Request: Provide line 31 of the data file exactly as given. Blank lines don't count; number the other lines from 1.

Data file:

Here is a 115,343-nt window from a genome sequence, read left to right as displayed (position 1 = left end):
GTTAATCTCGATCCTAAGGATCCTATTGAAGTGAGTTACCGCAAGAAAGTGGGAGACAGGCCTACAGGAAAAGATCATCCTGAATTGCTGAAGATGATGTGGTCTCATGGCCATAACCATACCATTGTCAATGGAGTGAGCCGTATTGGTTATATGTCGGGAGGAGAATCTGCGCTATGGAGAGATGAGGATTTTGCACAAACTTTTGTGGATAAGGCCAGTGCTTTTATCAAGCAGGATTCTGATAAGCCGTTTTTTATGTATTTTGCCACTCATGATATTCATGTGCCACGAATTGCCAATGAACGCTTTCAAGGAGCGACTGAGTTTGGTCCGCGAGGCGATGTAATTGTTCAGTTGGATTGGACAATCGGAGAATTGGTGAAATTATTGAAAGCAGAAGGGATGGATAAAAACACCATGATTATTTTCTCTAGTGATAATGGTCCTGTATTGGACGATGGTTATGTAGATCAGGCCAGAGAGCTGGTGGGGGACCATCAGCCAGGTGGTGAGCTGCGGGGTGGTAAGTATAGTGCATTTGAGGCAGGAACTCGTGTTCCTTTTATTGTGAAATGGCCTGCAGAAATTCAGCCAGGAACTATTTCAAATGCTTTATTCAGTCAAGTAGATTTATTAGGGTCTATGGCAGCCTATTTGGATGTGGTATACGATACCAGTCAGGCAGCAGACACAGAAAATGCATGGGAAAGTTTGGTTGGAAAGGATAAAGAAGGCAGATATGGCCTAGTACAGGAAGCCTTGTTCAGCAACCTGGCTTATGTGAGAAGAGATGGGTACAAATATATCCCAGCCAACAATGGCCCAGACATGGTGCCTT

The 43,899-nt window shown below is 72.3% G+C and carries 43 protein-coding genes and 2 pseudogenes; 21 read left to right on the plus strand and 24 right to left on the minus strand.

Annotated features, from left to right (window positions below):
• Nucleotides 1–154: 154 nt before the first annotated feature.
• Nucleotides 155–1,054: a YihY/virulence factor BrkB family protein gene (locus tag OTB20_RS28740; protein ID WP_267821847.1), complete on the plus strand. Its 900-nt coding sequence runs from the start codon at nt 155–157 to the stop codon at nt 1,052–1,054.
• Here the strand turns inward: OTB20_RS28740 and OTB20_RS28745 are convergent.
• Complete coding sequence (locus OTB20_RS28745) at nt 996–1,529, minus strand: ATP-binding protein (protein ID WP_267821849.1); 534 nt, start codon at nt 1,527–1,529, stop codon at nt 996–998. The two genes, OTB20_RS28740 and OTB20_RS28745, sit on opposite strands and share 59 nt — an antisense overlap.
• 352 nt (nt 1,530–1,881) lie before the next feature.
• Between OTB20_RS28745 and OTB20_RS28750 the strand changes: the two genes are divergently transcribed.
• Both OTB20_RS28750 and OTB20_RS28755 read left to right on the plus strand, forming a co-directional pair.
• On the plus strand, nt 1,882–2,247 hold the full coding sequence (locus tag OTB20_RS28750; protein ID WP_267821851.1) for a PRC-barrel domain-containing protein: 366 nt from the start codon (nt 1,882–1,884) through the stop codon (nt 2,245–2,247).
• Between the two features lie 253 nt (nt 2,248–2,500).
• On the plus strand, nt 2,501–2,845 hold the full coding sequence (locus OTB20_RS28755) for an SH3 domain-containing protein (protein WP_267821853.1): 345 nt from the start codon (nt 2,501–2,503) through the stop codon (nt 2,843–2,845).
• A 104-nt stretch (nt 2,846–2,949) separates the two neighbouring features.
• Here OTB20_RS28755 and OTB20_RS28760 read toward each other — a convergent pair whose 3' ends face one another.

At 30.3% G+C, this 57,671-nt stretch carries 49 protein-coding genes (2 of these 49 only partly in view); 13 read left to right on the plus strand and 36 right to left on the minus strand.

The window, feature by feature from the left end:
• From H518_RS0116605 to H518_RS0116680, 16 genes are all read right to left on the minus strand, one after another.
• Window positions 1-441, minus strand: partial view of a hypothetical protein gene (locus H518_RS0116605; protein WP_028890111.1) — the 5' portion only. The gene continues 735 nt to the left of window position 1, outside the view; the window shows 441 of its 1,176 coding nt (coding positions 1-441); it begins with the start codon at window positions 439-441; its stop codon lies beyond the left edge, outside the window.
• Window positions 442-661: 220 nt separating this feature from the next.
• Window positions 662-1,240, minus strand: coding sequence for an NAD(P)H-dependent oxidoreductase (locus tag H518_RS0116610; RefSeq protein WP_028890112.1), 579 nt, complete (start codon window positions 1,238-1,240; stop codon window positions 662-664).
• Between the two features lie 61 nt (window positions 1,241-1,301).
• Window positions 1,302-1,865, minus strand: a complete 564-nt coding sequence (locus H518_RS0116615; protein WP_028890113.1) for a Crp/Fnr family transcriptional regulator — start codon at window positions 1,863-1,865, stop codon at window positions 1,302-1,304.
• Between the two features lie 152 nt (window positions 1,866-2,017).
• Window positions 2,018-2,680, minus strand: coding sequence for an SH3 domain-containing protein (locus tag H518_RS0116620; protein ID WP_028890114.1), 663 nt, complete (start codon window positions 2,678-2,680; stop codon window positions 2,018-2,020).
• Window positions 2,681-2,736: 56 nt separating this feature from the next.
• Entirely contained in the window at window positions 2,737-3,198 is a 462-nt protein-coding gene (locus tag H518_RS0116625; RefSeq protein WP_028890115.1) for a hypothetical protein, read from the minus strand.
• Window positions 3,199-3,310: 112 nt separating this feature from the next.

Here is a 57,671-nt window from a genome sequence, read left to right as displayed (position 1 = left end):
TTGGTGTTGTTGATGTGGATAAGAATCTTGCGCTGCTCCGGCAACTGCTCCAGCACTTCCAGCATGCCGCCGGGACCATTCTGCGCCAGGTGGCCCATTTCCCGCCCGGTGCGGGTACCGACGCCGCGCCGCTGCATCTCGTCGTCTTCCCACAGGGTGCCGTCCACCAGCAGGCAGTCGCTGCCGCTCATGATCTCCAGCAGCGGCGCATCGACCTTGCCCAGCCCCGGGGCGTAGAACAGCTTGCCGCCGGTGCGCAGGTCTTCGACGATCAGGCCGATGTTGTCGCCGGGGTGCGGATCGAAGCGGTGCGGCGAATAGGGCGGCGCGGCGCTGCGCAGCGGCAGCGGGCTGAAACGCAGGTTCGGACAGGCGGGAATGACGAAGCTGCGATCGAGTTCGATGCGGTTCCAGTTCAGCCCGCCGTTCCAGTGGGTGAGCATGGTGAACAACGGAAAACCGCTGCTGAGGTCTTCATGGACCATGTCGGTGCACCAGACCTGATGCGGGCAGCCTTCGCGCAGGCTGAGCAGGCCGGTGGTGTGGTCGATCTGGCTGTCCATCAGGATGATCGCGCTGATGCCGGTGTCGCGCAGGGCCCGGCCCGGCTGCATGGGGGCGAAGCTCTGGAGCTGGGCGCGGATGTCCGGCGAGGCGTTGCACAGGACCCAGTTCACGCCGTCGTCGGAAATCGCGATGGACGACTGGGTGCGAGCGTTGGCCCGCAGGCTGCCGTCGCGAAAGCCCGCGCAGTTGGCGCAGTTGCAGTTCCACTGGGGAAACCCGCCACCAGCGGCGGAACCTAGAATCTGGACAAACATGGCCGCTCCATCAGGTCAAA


TTGGTGTTGTTGATGTGGATAAGAATCTTGCGCTGCTCCGGCAACTGCTCCAGCACTTCCAGCATGCCGCCGGGACCATTCTGCGCCAGGTGGCCCATTTCCCGCCCGGTGCGGGTACCGACGCCGCGCCGCTGCATCTCGTCGTCTTCCCACAGGGTGCCGTCCACCAGCAGGCAGTCGCTGCCGCTCATGATCTCCAGCAGCGGCGCATCGACCTTGCCCAGCCCCGGGGCGTAGAACAGCTTGCCGCCGGTGCGCAGGTCTTCGACGATCAGGCCGATGTTGTCGCCGGGGTGCGGATCGAAGCGGTGCGGCGAATAGGGCGGCGCGGCGCTGCGCAGCGGCAGCGGGCTGAAACGCAGGTTCGGACAGGCGGGAATGACGAAGCTGCGATCGAGTTCGATGCGGTTCCAGTTCAGCCCGCCGTTCCAGTGGGTGAGCATGGTGAACAACGGAAAACCGCTGCTGAGGTCTTCATGGACCATGTCGGTGCACCAGACCTGATGCGGGCAGCCTTCGCGCAGGCTGAGCAGGCCGGTGGTGTGGTCGATCTGGCTGTCCATCAGGATGATCGCGCTGATGCCGGTGTCGCGCAGGGCCCGGCCCGGCTGCATGGGGGCGAAGCTCTGGAGCTGGGCGCGGATGTCCGGCGAGGCGTTGCACAGGACCCAGTTCACGCCGTCGTCGGAAATCGCGATGGACGACTGGGTGCGAGCGTTGGCCCGCAGGCTGCCGTCGCGAAAGCCCGCGCAGTTGGCGCAGTTGCAGTTCCACTGGGGAAACCCGCCACCAGCGGCGGAACCTAGAATCTGGACAAACATGGCCGCTCCATCAGGTCAAA